MCK Architects was initially commissioned to design a house for a family of three, but by the time construction began, the family had grown to six. The brief was to take a bungalow in Randwick, Sydney and revitalize it for a young family.
Generally the blocks in the area are a little over ten metres wide, which provides enough space to place a room at each side of a corridor, which then gets a kitchen, living and dning at the back.
It's done frequently because it’s a planning strategy that works; it takes advantage of all the space available on the block, allows the charm of the original house to remain in conversation with the street, and contemporizes the house out the back for the inhabitants. Private spaces like bedrooms and bathrooms can then be located above, and you might even get a car parking spot down the side. How you deliver that plan in three dimensions, however, is what can make a house like this special.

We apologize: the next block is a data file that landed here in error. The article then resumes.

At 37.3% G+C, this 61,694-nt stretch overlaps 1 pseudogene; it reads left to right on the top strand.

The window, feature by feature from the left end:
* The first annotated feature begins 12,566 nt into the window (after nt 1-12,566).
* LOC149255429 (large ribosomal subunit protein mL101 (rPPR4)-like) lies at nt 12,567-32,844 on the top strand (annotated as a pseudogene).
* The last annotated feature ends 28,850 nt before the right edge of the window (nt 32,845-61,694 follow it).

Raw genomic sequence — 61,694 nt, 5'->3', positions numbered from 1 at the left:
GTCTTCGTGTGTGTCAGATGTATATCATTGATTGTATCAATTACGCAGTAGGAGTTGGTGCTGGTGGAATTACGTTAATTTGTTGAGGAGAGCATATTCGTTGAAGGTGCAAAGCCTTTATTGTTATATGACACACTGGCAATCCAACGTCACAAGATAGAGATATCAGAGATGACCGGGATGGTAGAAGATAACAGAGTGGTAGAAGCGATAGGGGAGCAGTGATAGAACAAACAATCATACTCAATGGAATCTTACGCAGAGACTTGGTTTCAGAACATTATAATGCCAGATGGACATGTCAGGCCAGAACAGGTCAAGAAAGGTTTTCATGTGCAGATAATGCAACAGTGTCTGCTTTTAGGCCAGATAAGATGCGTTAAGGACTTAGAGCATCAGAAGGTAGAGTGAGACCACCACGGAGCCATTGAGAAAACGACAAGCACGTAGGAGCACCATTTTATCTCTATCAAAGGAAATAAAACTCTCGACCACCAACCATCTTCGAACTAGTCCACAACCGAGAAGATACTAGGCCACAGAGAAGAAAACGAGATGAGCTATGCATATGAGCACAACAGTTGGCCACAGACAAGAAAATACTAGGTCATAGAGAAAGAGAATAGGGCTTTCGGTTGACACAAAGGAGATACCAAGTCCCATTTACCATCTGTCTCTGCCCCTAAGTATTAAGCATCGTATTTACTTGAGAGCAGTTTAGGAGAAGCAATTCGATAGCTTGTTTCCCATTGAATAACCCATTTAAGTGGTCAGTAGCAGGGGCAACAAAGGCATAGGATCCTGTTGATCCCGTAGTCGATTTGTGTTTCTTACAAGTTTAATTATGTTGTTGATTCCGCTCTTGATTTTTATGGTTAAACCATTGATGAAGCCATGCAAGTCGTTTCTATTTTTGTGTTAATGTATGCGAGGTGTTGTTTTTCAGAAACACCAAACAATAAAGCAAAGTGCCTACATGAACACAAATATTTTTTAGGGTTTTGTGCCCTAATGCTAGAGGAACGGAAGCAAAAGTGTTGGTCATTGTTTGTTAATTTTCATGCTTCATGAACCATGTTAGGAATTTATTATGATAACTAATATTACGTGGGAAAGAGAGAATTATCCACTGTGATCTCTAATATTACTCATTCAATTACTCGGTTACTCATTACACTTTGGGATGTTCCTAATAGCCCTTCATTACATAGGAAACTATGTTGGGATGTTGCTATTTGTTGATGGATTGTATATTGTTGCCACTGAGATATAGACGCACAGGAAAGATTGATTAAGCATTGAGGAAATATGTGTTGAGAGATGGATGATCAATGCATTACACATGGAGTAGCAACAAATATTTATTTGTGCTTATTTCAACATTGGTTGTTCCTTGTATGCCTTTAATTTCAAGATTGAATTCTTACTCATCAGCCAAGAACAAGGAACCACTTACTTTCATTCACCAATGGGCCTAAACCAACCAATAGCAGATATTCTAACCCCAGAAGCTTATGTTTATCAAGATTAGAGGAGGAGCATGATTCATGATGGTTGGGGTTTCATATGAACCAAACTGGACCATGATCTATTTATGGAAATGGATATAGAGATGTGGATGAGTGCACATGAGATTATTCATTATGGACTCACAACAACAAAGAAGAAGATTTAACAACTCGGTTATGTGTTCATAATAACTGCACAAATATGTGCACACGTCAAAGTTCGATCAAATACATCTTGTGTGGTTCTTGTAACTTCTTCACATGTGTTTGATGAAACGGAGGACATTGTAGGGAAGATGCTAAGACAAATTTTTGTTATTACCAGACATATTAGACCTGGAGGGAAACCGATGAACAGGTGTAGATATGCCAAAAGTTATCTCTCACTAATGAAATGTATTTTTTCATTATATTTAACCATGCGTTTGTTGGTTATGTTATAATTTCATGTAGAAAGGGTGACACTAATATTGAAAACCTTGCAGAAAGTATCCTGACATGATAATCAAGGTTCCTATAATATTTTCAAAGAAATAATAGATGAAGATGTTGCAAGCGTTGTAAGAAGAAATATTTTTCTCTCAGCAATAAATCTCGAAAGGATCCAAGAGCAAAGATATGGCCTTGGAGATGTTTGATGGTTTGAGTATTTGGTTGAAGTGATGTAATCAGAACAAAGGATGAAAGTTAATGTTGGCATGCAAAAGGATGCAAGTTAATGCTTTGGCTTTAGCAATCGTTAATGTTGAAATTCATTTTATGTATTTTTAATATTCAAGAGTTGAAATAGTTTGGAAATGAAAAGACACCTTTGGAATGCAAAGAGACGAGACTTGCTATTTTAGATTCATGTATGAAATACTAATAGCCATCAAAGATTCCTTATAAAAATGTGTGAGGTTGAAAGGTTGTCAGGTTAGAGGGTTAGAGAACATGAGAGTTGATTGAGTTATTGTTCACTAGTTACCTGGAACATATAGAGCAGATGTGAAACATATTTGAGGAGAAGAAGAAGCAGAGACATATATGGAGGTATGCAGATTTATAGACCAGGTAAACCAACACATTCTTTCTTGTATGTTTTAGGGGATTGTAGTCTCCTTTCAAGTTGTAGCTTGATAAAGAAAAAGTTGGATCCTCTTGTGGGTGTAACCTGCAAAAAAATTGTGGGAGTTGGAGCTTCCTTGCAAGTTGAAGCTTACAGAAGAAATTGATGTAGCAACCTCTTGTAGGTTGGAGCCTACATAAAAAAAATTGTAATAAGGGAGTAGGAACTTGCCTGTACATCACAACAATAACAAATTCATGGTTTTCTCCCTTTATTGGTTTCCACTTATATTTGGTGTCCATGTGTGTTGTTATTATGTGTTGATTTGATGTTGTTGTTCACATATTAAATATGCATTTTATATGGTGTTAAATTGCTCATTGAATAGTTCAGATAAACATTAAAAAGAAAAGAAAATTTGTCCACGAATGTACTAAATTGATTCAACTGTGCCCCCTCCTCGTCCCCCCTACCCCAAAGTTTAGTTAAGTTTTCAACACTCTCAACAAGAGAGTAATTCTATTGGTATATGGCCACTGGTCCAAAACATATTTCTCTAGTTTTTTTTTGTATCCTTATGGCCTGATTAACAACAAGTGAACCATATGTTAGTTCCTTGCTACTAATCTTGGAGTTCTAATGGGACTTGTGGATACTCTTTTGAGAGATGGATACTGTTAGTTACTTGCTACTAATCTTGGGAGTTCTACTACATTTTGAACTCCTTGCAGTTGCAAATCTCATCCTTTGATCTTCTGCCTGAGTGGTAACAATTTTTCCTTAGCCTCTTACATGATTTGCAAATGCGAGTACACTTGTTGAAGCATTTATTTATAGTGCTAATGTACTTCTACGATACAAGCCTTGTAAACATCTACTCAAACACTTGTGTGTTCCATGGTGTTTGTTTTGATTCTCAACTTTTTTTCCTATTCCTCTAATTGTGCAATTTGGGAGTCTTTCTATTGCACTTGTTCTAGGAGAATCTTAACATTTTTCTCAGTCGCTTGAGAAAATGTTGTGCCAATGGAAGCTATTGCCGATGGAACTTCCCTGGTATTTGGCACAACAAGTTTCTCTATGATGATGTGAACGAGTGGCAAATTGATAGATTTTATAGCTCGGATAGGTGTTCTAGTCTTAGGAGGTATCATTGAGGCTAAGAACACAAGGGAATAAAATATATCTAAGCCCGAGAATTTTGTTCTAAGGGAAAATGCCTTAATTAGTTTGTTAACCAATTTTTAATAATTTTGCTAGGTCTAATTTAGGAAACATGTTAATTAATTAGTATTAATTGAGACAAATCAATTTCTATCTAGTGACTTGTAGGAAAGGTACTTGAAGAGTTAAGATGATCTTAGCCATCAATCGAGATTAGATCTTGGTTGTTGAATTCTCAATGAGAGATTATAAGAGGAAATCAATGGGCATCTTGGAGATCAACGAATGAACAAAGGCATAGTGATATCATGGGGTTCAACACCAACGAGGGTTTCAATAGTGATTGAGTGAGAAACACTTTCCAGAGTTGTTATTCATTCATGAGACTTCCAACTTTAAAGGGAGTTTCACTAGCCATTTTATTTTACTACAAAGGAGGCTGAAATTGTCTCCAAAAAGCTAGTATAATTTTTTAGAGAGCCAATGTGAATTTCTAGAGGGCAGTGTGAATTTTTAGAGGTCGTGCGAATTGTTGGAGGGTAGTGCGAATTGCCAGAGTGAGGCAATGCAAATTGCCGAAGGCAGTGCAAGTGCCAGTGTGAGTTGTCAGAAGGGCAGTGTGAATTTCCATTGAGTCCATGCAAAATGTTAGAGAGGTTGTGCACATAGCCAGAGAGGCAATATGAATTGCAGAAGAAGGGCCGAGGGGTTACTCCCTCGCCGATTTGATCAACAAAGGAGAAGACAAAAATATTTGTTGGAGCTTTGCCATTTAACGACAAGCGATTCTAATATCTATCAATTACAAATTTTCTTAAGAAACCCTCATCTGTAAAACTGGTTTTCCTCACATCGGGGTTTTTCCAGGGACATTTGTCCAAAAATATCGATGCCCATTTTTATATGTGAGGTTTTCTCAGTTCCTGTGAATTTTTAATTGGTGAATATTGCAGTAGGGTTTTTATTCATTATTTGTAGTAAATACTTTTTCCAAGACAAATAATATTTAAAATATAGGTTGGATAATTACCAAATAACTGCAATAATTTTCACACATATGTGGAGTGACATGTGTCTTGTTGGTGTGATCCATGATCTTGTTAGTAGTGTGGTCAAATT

Unlocking the plan with an appropriate and agitative section doesn’t always happen, but MCK Architects has managed to do this. You get a hint of what might be happening in the house when you glimpse the two new roof forms obliquely from the street Nestled into the back of the corrugated bungalow roof sits a black-stained shingled form punctuated by deep window reveals; behind that, a white curve can be seen completing the roofscape composition. These new external forms are an articulation of what is happening in section.
Behind the bungalow MCK Architects has created a series of volumes and voids - a motif that the practice has successfully explored in previous projects such as the DPR and White Houses, where private spaces above punctuate and enliven the more public spaces below. In the Black House, a variation has evolved, with the voids appearing more as slots cut into a bigger two storey solid.